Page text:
Reflections on “The Cathedral and The Bazaar”

A very dear friend of mine, Vaughan Merlyn, recently suggested that I re-read Eric Raymond‘s book, “The Cathedral and the Bazaar.”  It’s been a while since I’ve picked this up and frankly I’d forgotten much of it.

The very first time I read “The Cathedral and the Bazaar” I was working for a company in the open-source software space.  At that time, many years ago now, I was relocating my desk from the Cathedral into the Bazaar, and the book offered me valuable cultural perspective.  At this writing, nearly 10 years later, the whole open-source versus closed-source dialogue is in quite a different place and it almost feels as awkward to reflect upon open-source development as some sort of alternative to mainstream as it does to think about whether my car is American, Japanese, Korean, German, or Mexican (it’s a bit of all those and it’s just the way it is these days).

My most recent reading of this book though gives me a completely different serving of brain food, for which I’m grateful to Mr. Raymond.  I’d like to share a couple of those points with you here.

Cybercrime increasing on Facebook

There’s a piece by Jim Finkle in Reuters this morning about the rise in cybercrime in social networking sites.¬† The article mentions that MySpace had been plagued by this for several years, but now with the increasing popularity of Facebook, the criminals are going where the game is.

Per the article, “Facebook is the social network du jour. Attackers go where the people go. Always,” said Mary Landesman, a senior researcher at Web security company ScanSafe.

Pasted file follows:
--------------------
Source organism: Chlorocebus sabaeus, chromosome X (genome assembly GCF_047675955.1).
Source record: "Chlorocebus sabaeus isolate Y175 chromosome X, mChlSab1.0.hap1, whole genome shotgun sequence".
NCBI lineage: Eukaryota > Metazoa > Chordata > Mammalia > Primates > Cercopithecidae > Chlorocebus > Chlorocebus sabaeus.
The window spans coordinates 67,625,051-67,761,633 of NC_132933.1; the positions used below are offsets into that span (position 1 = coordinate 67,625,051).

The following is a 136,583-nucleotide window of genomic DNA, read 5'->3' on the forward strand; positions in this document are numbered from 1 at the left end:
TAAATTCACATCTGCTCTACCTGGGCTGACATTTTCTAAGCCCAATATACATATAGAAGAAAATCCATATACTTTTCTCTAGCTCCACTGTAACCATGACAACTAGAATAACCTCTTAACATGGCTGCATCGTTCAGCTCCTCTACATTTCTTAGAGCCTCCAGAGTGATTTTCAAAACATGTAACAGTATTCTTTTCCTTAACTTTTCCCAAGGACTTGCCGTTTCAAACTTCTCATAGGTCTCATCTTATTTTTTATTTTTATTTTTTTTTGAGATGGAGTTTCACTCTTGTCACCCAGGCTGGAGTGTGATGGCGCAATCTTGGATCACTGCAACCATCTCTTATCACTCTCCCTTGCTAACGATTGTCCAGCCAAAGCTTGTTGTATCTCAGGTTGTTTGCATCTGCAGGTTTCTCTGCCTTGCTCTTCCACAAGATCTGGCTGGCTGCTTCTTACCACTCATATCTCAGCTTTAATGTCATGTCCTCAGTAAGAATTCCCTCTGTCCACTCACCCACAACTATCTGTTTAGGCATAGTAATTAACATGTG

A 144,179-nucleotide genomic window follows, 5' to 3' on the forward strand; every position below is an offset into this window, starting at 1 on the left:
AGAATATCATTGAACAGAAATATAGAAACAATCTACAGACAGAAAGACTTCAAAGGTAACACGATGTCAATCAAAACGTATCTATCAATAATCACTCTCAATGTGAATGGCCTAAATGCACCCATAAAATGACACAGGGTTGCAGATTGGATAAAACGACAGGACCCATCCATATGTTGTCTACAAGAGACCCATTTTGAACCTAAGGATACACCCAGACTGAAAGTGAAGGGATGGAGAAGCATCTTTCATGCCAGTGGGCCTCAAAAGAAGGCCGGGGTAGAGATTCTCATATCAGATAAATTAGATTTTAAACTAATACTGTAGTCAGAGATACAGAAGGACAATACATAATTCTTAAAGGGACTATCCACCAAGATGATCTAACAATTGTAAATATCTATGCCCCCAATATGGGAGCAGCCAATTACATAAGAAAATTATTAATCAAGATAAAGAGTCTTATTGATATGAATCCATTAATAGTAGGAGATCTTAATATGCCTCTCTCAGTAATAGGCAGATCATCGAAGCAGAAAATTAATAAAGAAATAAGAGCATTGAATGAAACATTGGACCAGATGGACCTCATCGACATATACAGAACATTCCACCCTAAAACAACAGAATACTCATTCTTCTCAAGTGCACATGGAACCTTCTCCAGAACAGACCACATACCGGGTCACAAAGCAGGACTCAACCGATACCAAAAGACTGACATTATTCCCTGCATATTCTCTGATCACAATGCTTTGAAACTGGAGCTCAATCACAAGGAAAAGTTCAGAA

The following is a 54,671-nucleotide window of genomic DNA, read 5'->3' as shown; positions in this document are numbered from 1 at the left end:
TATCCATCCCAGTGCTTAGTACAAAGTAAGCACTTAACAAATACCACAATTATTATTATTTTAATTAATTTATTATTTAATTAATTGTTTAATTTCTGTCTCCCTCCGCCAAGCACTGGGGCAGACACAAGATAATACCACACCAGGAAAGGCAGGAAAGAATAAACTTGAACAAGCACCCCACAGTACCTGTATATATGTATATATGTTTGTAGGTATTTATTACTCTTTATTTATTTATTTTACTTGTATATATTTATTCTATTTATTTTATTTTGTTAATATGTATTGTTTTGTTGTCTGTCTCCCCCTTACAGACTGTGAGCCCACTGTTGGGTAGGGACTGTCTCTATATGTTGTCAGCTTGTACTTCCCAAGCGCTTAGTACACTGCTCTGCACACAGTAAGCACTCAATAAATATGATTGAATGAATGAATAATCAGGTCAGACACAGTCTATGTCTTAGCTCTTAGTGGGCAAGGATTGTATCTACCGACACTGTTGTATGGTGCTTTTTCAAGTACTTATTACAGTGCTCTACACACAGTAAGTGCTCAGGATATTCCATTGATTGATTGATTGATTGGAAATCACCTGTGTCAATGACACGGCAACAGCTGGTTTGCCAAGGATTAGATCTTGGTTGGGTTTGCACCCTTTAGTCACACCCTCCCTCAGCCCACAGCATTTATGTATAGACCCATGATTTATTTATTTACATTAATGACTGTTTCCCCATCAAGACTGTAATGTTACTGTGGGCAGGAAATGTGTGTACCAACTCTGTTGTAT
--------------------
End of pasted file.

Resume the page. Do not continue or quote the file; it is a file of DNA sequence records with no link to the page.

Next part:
Scammers break into accounts posing as friends of users, sending spam that directs them to websites that steal personal information and spread viruses. Hackers tend to take control of infected PCs for identity theft, spamming and other mischief.

Web 2.0 Collaboration Support from Chinese Government

One of the contrarian voices in enterprise use of Web 2.0 technologies has often been doubt of the value of the “Wisdom of Crowds.” That is, an apprehension that the input from widespread collaboration may have only marginal value toward the development of the product or initiative, or even worse- will be a waste of time and a distraction.The contrarian voice always has value, as I’ve said before, but recently I’ve come across a very interesting instance of an advocate for the “Wisdom of Crowds” from a very unlikely place- the government of Communist China!

Web 2.0 and ITIL

I’ve spoken often about the promise of Web 2.0 technologies for the enterprise (and society in general) and the potential of rich collaboration that these technologies facilitate. Recently, I’ve been working on a concept that applies a social networking layer on top of ITIL processes. Let me elaborate on that a bit.

Multiple Skins: Still a Problem for Social Networking Sites

I’ve written before about how the various aspects of our lives drive us to use multiple online personas, and that this is a shortcoming of social networking sites today. What I’m referring to here is that we all wear multiple “skins,” and to represent these personas online one needs separate profiles on separate social networking sites for our professional skin, our hobby skin, our family skin, our community skin, and so on. This is a problem of social networking sites today, and I’ve argued that it’s an architectural problem.